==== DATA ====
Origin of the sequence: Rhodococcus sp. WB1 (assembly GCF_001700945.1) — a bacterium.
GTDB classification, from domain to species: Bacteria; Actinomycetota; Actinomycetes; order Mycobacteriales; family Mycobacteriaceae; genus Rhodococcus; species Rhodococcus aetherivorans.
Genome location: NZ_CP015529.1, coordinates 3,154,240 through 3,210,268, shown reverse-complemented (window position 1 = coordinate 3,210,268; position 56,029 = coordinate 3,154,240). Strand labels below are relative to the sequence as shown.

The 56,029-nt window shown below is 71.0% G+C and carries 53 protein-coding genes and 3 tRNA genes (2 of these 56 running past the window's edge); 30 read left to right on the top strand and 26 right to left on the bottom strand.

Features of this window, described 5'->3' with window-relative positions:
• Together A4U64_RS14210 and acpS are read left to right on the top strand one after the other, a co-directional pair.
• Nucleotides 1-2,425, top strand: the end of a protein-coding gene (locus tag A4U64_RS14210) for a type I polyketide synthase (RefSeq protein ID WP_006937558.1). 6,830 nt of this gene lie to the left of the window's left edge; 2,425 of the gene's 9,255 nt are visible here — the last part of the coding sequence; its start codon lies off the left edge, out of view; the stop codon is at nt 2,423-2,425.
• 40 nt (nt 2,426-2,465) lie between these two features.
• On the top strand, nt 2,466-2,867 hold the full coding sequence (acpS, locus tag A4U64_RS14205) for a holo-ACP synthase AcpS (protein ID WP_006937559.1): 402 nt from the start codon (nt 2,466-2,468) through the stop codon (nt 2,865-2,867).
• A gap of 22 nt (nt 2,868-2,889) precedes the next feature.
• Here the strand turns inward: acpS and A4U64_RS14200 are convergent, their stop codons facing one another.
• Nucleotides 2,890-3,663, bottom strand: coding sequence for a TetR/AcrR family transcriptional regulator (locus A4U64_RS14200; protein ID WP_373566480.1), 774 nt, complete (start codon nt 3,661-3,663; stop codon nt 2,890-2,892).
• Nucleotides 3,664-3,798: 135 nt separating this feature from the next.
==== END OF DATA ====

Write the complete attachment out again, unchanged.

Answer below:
Origin of the sequence: Rhodococcus sp. WB1 (assembly GCF_001700945.1) — a bacterium.
GTDB classification, from domain to species: Bacteria; Actinomycetota; Actinomycetes; order Mycobacteriales; family Mycobacteriaceae; genus Rhodococcus; species Rhodococcus aetherivorans.
Genome location: NZ_CP015529.1, coordinates 3,154,240 through 3,210,268, shown reverse-complemented (window position 1 = coordinate 3,210,268; position 56,029 = coordinate 3,154,240). Strand labels below are relative to the sequence as shown.

The 56,029-nt window shown below is 71.0% G+C and carries 53 protein-coding genes and 3 tRNA genes (2 of these 56 running past the window's edge); 30 read left to right on the top strand and 26 right to left on the bottom strand.

Features of this window, described 5'->3' with window-relative positions:
• Together A4U64_RS14210 and acpS are read left to right on the top strand one after the other, a co-directional pair.
• Nucleotides 1-2,425, top strand: the end of a protein-coding gene (locus tag A4U64_RS14210) for a type I polyketide synthase (RefSeq protein ID WP_006937558.1). 6,830 nt of this gene lie to the left of the window's left edge; 2,425 of the gene's 9,255 nt are visible here — the last part of the coding sequence; its start codon lies off the left edge, out of view; the stop codon is at nt 2,423-2,425.
• 40 nt (nt 2,426-2,465) lie between these two features.
• On the top strand, nt 2,466-2,867 hold the full coding sequence (acpS, locus tag A4U64_RS14205) for a holo-ACP synthase AcpS (protein ID WP_006937559.1): 402 nt from the start codon (nt 2,466-2,468) through the stop codon (nt 2,865-2,867).
• A gap of 22 nt (nt 2,868-2,889) precedes the next feature.
• Here the strand turns inward: acpS and A4U64_RS14200 are convergent, their stop codons facing one another.
• Nucleotides 2,890-3,663, bottom strand: coding sequence for a TetR/AcrR family transcriptional regulator (locus A4U64_RS14200; protein ID WP_373566480.1), 774 nt, complete (start codon nt 3,661-3,663; stop codon nt 2,890-2,892).
• Nucleotides 3,664-3,798: 135 nt separating this feature from the next.